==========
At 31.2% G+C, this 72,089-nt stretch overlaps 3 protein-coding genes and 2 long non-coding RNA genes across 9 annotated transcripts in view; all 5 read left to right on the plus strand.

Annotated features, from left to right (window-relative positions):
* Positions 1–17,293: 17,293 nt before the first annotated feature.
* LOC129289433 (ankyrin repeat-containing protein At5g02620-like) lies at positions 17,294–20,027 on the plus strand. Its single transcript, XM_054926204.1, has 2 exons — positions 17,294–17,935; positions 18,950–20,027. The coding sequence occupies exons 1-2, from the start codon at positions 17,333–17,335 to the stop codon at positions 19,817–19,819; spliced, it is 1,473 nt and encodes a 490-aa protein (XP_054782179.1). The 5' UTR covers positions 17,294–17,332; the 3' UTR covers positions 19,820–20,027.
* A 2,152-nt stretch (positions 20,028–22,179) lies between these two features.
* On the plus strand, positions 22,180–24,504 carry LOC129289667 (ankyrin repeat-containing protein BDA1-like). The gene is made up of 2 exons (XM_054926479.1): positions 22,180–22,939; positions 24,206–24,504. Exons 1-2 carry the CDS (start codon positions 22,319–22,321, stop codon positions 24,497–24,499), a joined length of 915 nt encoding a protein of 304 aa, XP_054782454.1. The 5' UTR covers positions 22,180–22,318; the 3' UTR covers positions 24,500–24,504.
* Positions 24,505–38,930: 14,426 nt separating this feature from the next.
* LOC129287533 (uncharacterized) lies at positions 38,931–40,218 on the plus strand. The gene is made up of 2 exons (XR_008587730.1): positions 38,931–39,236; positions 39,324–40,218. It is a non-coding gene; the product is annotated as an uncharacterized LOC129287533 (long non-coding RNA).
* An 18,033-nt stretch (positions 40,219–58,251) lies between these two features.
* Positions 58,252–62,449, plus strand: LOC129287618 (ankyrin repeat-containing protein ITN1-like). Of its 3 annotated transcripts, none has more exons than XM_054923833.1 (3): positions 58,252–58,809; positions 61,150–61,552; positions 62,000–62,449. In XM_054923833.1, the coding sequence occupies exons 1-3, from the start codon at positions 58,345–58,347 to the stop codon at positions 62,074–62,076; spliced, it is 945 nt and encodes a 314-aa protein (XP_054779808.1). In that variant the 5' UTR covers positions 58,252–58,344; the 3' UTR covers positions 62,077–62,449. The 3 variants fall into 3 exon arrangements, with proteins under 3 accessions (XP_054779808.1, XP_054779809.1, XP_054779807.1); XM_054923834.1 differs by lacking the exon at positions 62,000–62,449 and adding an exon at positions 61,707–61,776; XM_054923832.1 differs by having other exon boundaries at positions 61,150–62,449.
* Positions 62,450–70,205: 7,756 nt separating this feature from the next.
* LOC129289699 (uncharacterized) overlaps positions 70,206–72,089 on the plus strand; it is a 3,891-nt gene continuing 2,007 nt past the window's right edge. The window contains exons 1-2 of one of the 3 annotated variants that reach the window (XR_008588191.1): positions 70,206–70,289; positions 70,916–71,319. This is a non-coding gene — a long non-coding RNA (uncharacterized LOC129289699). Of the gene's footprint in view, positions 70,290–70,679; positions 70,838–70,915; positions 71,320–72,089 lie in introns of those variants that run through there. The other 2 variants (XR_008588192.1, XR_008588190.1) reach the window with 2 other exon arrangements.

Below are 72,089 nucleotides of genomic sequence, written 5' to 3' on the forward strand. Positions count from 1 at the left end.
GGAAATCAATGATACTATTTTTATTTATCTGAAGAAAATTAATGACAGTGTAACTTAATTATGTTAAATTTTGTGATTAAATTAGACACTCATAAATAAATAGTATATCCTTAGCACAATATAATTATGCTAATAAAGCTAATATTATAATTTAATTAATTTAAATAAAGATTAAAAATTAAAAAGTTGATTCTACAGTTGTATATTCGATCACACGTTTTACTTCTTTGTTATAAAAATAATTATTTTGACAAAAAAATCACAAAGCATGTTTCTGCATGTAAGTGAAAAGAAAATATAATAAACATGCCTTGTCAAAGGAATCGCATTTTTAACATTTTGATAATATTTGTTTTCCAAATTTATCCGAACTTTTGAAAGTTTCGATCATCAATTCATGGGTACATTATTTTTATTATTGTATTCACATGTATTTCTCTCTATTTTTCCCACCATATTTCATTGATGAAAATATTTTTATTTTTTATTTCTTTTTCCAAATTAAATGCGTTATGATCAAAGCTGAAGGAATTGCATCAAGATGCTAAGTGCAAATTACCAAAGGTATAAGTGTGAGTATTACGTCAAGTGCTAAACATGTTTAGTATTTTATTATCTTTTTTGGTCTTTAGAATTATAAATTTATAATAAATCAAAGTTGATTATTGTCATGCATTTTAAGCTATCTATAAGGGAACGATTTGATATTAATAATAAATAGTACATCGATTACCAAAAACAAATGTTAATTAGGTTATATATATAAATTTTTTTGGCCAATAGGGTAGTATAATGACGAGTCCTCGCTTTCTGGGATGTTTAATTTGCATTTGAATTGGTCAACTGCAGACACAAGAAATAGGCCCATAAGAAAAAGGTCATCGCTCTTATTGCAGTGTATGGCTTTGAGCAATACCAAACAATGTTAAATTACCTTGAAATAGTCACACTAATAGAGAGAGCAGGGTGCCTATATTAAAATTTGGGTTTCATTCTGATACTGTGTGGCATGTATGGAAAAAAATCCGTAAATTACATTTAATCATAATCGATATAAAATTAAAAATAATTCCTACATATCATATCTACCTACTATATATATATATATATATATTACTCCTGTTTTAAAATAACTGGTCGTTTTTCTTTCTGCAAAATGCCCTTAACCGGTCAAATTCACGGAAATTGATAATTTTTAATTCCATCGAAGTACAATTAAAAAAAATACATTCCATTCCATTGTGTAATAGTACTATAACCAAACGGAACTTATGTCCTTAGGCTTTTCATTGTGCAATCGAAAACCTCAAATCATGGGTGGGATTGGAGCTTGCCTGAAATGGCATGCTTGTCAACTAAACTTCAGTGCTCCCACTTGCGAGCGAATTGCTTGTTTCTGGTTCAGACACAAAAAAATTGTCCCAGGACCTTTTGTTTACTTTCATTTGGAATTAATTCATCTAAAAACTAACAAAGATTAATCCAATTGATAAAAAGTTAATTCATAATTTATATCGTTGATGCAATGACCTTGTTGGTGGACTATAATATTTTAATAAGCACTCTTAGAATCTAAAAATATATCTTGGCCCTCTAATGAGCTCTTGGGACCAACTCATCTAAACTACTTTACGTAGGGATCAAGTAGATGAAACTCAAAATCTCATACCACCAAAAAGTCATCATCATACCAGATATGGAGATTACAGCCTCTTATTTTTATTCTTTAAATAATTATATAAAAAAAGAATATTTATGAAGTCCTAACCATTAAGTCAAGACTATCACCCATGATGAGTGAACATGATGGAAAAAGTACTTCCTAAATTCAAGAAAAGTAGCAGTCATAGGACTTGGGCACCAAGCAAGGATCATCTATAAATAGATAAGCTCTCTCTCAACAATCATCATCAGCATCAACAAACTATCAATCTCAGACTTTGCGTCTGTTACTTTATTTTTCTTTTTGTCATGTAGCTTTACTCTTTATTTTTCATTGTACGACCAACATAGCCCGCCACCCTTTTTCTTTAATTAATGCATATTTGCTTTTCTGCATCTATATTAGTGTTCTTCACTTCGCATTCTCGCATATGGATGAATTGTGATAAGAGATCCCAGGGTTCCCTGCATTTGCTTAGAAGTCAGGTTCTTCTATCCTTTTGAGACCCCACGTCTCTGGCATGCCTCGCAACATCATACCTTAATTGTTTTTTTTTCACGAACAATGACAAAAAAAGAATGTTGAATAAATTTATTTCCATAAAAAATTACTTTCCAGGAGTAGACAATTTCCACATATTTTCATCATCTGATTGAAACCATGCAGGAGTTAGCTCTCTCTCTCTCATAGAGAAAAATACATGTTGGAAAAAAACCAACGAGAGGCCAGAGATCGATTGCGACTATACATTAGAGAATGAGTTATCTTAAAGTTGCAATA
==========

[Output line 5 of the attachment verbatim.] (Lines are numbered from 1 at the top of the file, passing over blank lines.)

* A 2,152-nt stretch (positions 20,028–22,179) lies between these two features.